Above all, Berthe Morisot yearns to be a professional artist. Despite the skepticism of her parents and the male-dominated conservatism of the Parisian art world, Berthe pursues her artistic passion. Chafing under the tutelage of traditional masters, Berthe is mesmerized by Paris’ most revolutionary artist, the debonair Édouard Manet, whose radical paintings reflect a brash modern style. Berthe consents to model for Édouard and in the process falls deeply in love, an affair that both must keep hidden from the world, for Édouard is married to another.
As the city of Paris is convulsed by the Franco-Prussian war, and dark family secrets are revealed, the lovers are driven apart. Berthe, after enduring the horrors of a city under siege and suffering from recurring depression, marries Édouard’s brother, the mercurial Eugène Manet. Quiet married life is not for Berthe, however, and she—along with her infamous contemporaries, which include Edgar Degas, Paul Cézanne, and Claude Monet—develop the radical painting style that challenges the stifling traditionalism of the Salon: Impressionism. Collectively, they deem Berthe’s light-infused paintings the most avant-garde works of them all.
La Luministe is the story of a woman driven by determination for professional recognition in a conservative art world equally determined to deny her a place. Despite her thwarted hopes for love and the physical rigors of war, Berthe Morisot emerges as one of art’s most remarkable women.
“This exceptional novel illuminates the beauty and struggle of both the artist and the female spirit during the bloody time of the Franco-Prussian War.”
– Five stars from Chanticleer Reviews
“Loved. This. Book. It reads as if you are standing in front of a Berthe Morisot painting, wishing she would speak to you—and then quietly, privately, she does. And not just about her daring brush strokes or her use of quiet color, but also the secrets, the stories and the struggles hidden in each canvas. Yes, you will be fascinated to read about Morisot’s scandalous love triangle with the Manet brothers, but at its heart, this book is about a woman’s greatest passion: her art.”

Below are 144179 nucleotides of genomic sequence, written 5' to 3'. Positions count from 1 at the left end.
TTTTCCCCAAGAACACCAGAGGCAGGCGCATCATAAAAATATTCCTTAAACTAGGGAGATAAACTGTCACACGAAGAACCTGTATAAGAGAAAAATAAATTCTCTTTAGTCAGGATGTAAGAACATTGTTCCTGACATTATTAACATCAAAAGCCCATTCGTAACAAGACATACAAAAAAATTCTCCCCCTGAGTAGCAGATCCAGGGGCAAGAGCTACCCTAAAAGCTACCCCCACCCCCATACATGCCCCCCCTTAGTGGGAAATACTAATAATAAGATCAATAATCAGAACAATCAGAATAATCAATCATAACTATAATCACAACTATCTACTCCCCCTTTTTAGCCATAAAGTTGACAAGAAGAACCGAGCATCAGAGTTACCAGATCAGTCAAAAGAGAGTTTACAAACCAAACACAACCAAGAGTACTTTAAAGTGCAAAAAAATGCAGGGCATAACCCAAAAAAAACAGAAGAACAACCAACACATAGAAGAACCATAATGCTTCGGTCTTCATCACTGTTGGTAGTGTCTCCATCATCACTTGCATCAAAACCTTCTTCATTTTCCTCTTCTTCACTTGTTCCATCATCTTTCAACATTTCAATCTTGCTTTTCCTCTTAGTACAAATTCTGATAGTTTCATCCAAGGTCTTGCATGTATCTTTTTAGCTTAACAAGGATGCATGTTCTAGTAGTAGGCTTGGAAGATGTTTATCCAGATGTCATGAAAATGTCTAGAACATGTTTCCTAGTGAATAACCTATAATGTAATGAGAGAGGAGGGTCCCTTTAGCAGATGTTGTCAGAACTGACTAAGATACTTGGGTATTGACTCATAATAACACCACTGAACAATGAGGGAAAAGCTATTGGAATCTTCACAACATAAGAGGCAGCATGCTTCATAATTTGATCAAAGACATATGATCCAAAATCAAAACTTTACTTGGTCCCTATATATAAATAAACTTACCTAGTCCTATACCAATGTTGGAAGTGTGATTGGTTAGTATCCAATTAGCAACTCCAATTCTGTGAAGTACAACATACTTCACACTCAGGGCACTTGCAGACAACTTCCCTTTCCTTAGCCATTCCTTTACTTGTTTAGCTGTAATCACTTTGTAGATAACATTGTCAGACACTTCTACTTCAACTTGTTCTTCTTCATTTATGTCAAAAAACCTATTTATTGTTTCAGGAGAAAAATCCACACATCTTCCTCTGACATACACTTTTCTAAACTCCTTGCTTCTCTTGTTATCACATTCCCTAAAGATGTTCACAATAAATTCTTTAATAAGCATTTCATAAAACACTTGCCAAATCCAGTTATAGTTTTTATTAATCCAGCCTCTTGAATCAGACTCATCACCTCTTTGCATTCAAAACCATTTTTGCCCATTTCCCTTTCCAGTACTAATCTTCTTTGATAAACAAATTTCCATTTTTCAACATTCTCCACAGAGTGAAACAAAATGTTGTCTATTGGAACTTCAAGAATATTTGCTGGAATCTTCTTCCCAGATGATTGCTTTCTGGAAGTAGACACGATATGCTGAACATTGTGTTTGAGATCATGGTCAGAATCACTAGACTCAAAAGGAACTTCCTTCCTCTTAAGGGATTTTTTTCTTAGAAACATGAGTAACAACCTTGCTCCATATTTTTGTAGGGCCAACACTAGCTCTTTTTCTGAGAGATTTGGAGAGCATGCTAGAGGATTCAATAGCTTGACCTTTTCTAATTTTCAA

– Margie White, Founder of the blog The American Girls Art Club in Paris
“This is an exquisitely imagined and written novel about the artist Berthe Morisot, her determined but, also, instinctive approach to art and life and love. This novel is a beautiful, seductive linguistic dance, subtly expressive like Morisot’s art.”
– D. M. Denton, author of Without the Veil Between, Anne Brontë: A Fine and Subtle Spirit
“Today a woman of Berthe Morisot’s talent and vision would be celebrated and admired, but in 19th century Paris she was considered odd and brazen. Weaving a pioneering Impressionist’s life story with meditations on art and its purpose, La Luministe is an inspiring tale of a woman who would not back down until she claimed her rightful place at the table.”
– P. K Adams, author of The Greenest Branch and The Column of Burning Spices
“The colors and swirl of 19th century Paris come to life in this touching novel about learning to truly see—in art and in love. Berthe Morisot lived an impressive life, and Paula Butterfield has written a novel worthy of her.”
– Carrie Callaghan, author of A Light of Her Own
“With La Luministe Paula Butterfield delivers a touching and compelling chronicle of female artist Berthe Morisot and the nineteenth century Impressionist world she helped to birth. From unpaved streets of Paris to Baccarat-crystal lined parlors, we are treated to a vivid dramatization of the beginnings of modern Paris. Surviving the Franco-Prussian war, the Siege of Paris, and a dogged love for Manet, Berthe Morisot masters light and becomes the first Impressionist whose work hangs in a public museum. From Ms. Butterfield’s artful pen, we are handed one more narrative to illuminate women’s history.
– Donna DiGiuseppe, author of Lady in Ermine: The Story of a Woman Who Painted the Renaissance